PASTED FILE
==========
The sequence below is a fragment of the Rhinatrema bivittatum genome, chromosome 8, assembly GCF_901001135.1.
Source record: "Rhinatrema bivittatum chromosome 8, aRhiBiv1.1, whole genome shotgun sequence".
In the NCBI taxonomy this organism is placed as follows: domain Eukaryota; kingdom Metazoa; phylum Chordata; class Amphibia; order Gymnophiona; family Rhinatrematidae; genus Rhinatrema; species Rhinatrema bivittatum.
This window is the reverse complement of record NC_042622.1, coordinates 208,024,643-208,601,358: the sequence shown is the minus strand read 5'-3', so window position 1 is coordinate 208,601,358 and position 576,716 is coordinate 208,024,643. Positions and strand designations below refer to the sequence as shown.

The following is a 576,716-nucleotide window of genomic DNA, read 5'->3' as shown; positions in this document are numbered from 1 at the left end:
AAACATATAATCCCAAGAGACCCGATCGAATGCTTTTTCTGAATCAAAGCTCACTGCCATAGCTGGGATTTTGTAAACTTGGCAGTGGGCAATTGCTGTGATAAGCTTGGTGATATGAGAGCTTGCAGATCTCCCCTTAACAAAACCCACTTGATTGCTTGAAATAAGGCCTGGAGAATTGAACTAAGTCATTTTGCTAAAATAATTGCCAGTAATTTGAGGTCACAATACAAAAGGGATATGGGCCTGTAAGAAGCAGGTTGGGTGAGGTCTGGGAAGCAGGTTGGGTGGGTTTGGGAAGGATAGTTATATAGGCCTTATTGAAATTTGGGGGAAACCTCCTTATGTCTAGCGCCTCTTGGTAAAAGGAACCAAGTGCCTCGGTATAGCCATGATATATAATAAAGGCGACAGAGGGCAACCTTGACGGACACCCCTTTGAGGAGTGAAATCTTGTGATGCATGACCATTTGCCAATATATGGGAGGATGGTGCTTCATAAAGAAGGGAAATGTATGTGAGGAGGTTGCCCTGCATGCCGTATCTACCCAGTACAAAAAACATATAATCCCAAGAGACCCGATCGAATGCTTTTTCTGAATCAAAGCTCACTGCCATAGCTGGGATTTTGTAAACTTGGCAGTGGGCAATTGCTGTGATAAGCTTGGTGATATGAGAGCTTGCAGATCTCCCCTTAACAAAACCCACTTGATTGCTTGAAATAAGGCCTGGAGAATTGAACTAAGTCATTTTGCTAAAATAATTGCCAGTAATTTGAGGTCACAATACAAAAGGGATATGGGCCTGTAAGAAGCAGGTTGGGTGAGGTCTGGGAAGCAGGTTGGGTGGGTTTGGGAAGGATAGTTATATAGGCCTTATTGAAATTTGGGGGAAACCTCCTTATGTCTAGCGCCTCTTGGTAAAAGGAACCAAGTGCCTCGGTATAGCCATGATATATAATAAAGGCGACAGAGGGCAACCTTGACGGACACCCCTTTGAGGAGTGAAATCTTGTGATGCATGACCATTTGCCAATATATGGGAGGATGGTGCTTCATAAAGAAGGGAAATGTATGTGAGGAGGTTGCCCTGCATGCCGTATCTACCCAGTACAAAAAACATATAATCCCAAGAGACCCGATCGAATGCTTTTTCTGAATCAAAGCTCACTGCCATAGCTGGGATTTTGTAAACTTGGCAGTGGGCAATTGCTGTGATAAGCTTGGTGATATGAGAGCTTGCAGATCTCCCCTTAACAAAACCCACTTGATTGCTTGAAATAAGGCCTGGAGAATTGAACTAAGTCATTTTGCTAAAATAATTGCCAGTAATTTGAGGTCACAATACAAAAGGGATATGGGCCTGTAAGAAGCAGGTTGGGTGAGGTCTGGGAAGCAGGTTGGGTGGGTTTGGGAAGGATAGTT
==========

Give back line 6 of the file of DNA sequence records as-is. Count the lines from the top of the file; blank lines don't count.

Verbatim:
AAACATATAATCCCAAGAGACCCGATCGAATGCTTTTTCTGAATCAAAGCTCACTGCCATAGCTGGGATTTTGTAAACTTGGCAGTGGGCAATTGCTGTGATAAGCTTGGTGATATGAGAGCTTGCAGATCTCCCCTTAACAAAACCCACTTGATTGCTTGAAATAAGGCCTGGAGAATTGAACTAAGTCATTTTGCTAAAATAATTGCCAGTAATTTGAGGTCACAATACAAAAGGGATATGGGCCTGTAAGAAGCAGGTTGGGTGAGGTCTGGGAAGCAGGTTGGGTGGGTTTGGGAAGGATAGTTATATAGGCCTTATTGAAATTTGGGGGAAACCTCCTTATGTCTAGCGCCTCTTGGTAAAAGGAACCAAGTGCCTCGGTATAGCCATGATATATAATAAAGGCGACAGAGGGCAACCTTGACGGACACCCCTTTGAGGAGTGAAATCTTGTGATGCATGACCATTTGCCAATATATGGGAGGATGGTGCTTCATAAAGAAGGGAAATGTATGTGAGGAGGTTGCCCTGCATGCCGTATCTACCCAGTACAAAAAACATATAATCCCAAGAGACCCGATCGAATGCTTTTTCTGAATCAAAGCTCACTGCCATAGCTGGGATTTTGTAAACTTGGCAGTGGGCAATTGCTGTGATAAGCTTGGTGATATGAGAGCTTGCAGATCTCCCCTTAACAAAACCCACTTGATTGCTTGAAATAAGGCCTGGAGAATTGAACTAAGTCATTTTGCTAAAATAATTGCCAGTAATTTGAGGTCACAATACAAAAGGGATATGGGCCTGTAAGAAGCAGGTTGGGTGAGGTCTGGGAAGCAGGTTGGGTGGGTTTGGGAAGGATAGTTATATAGGCCTTATTGAAATTTGGGGGAAACCTCCTTATGTCTAGCGCCTCTTGGTAAAAGGAACCAAGTGCCTCGGTATAGCCATGATATATAATAAAGGCGACAGAGGGCAACCTTGACGGACACCCCTTTGAGGAGTGAAATCTTGTGATGCATGACCATTTGCCAATATATGGGAGGATGGTGCTTCATAAAGAAGGGAAATGTATGTGAGGAGGTTGCCCTGCATGCCGTATCTACCCAGTACAAAAAACATATAATCCCAAGAGACCCGATCGAATGCTTTTTCTGAATCAAAGCTCACTGCCATAGCTGGGATTTTGTAAACTTGGCAGTGGGCAATTGCTGTGATAAGCTTGGTGATATGAGAGCTTGCAGATCTCCCCTTAACAAAACCCACTTGATTGCTTGAAATAAGGCCTGGAGAATTGAACTAAGTCATTTTGCTAAAATAATTGCCAGTAATTTGAGGTCACAATACAAAAGGGATATGGGCCTGTAAGAAGCAGGTTGGGTGAGGTCTGGGAAGCAGGTTGGGTGGGTTTGGGAAGGATAGTT